The second major flaw involves the use of subgroup data to identify schools as “in need of improvement.” As currently designed, NCLB does not allow for differentiation between such schools. Therefore, the state is mandated to treat all schools failing to meet standards in exactly the same manner. While in theory this may appear fair, in practice it results in the overidentification of schools in need of improvement. Schools with a few children in one population subgroup failing to meet standards are treated in exactly the same manner as schools with large numbers of children across many subgroups failing to meet standards. This policy flaw then dictates that interventions be implemented in all “failing” schools, thus diluting the pool of available resources and diminishing the potential effects of the interventions. A better approach would allow states to engage in a sort of triage, or prioritization, in the allocation of limited state resources.
Support high quality teaching
NCLB requires that every child be taught by a teacher who is “highly qualified.” This is a great idea and deserves much support. A plethora of research has demonstrated that teacher quality is the biggest single factor in producing student learning. However, being a highly qualified teacher and being a high quality teacher may be two different things.
Secondary teachers (grades 7-12) are asked only to demonstrate their competence in their subject matter area. While subject matter expertise is foundational to teacher success, it is insufficient. High quality teaching requires a complex set of cognitive, interpersonal and managerial skills which must be demonstrated in a classroom.
Rebalance the curriculum
Through focusing only on mathematics and reading, NCLB has generated the unintended consequence of students actually learning less overall through a phenomenon called “curricular narrowing.” According to the Center of Educational Policy, placing so much emphasis on reading and math tests has prompted thousands of schools to reduce, and even eliminate, time spent on other subjects. “What we’re getting under (the law) is a very strong emphasis on building skills at the expense of history, literature and science,” reports researcher Thomas Toch of the Education Sector, a Washington think tank. The addition of science to the battery of standardized assessments over this next year should mitigate this phenomenon, at least for science. However, a serious problem is developing within our nation’s elementary schools in which administrators are directing teachers to focus only on reading and math to maximize test scores. While maximizing learning is a great goal, focusing on test scores to the detriment of other curricular areas is not. T. Brady, a teacher for 38 years, reports that:
teaching to the test (test-prep) is only bad when the test is bad. Teaching to the test is what happens in many professions. I’m glad that airline pilots have their final ‘test’ in mind in every course that they take. When the outcomes are clear and valuable, and the test measures these outcomes, then it’s clearly a valuable experience. When the test is trivial, the teaching to it is a waste of time. (www.teachermagazine.org 01/11/07)
During the reauthorization process, careful thought must be given to balancing the need of maintaining the system of accountability that has generated an increased focus on the academic achievement of all children, with the need for those same children to be well-rounded in the knowledge base.
Provide support for non Title I schools in Idaho
Specific to Idaho is the application of NCLB requirements and sanctions to non-Title I schools. When drafting the accountability plan for the state of Idaho, the Office of the State Board of Education chose to extend the applicability of the policies within NCLB to all Idaho public schools. While seeking to ensure that all Idaho children learn and achieve to state standards is a noble goal, enforcing the same mandates on non-Title I schools without the accompanying Title I funds is problematic. The result of this unfunded mandate is the required shifting of a school’s limited funding from operating the school to complying with State Board rules. So concerned were a group of parents that during the 2006 legislative session, the Parent/Community Advisory Council (P/CAC) lobbied the Legislature for a remedy. The outcome was the passage of House Concurrent Resolution 66 that read, in part:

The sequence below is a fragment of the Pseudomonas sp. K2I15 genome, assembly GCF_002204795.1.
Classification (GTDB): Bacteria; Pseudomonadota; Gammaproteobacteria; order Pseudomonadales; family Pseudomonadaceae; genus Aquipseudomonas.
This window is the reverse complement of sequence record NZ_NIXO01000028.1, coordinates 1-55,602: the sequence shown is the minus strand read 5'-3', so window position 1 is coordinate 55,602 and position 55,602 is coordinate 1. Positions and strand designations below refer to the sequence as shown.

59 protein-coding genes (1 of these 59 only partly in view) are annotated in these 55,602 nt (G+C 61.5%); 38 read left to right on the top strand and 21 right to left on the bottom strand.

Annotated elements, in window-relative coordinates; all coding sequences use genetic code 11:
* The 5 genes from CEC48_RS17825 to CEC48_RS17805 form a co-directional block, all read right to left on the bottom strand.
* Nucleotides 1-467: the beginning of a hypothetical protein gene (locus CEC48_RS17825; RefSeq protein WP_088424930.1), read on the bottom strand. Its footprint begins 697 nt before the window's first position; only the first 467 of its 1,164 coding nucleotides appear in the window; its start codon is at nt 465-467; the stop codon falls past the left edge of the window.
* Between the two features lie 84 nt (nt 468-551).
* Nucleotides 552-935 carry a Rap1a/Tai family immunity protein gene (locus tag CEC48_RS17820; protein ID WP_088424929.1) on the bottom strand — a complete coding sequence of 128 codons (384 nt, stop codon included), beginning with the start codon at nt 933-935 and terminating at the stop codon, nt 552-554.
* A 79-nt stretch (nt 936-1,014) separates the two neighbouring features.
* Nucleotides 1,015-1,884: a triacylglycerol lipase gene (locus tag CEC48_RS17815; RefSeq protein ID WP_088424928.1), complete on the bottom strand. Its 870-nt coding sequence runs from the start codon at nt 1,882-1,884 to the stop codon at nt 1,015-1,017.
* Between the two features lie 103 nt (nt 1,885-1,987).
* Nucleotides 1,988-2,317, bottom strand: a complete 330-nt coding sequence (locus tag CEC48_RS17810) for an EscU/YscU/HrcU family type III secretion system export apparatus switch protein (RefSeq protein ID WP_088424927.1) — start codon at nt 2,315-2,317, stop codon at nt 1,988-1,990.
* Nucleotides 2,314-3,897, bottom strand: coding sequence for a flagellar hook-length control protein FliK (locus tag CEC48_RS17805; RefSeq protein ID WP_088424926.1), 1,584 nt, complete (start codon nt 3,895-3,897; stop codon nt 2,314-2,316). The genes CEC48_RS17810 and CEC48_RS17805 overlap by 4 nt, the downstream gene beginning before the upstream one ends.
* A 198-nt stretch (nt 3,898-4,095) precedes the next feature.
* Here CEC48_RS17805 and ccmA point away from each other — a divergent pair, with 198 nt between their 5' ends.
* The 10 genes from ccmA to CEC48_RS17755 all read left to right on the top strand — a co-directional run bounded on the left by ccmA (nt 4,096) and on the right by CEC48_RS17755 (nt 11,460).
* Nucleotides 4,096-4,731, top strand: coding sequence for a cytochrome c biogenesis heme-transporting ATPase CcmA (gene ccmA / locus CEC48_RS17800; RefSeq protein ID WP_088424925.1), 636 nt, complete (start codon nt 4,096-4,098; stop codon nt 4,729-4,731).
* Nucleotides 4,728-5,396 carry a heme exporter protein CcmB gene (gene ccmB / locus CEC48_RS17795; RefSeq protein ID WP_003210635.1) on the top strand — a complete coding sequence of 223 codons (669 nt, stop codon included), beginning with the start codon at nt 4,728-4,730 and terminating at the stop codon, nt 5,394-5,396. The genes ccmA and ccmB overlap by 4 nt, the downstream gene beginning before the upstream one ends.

Now, therefore, be it resolved by the members of the Second Regular Session of the Fifty-eighth Idaho Legislature, the House of Representatives and the Senate concurring therein, that the Idaho State Board of Education is urged to propose changes to the NCLB Compliance Agreement Plan implementing NCLB in the state of Idaho that would place a temporary suspension on the imposition of sanctions on the non-Title I schools until twelve months after state funding is made available.
Now, during the budget negotiation process of the 2007 Legislature, it remains to be seen if HCR will have the desired result.
Duncan, C. M. (1999). Worlds apart: Why poverty persists in rural America. New Haven, CT: Yale University Press.
Hammer, P. C. (2001). Joining rural development theory and rural education practice. Charleston, WV: Appalachia Educational Laboratory, Inc.
Nadel, W. & Sagawa, S. (2002). America's forgotten children: Child poverty in rural America (Report to Save the Children, America's Forgotten Children campaign). Washington D.C.: Save The Children.
Salant, P., & Porter, A. (2005). Profile of rural Idaho: A look at economic and social trends affecting rural Idaho.
Stern, J. (1994). The condition of education of rural schools. Washington D.C.: Office of Educational Research and Improvement U.S. Department of Education.
Recommended Web sites
Education Trust (2006). How does Idaho achievement compare? www.edtrust.org
1 Kannapel, P. J., & DeYoung, A. J. (1999). The rural school problem in 1999: A review and critique of the literature. Research in Rural Education, 15(2), 67-79.
2 Howley, C. B. (2000). School district size and school performance. Rural Education Issue Digest. Retrieved 5/20/04, from www.ael.org/rel/rural/index.htm
3 Idaho State Department of Education. Retrieved 1/12/07, from www.sde.idaho.gov/naep/
4 Education Trust (2006). How does Idaho achievement compare? Retrieved 1/12/07, from www.edtrust.orgx
5 Howley, C. B., Harmon, H. L., & Leopald, G. D. (1996). Rural scholars or bright rednecks? Aspirations for a sense of place among rural youth in Appalachia. Research in Rural Education, 12(3), 150-160.
6 Barley, Z. A., & Beesley, A. D. (2007). Rural school success: What can we learn? Journal of Research in Rural Education, 22(1), 1-11.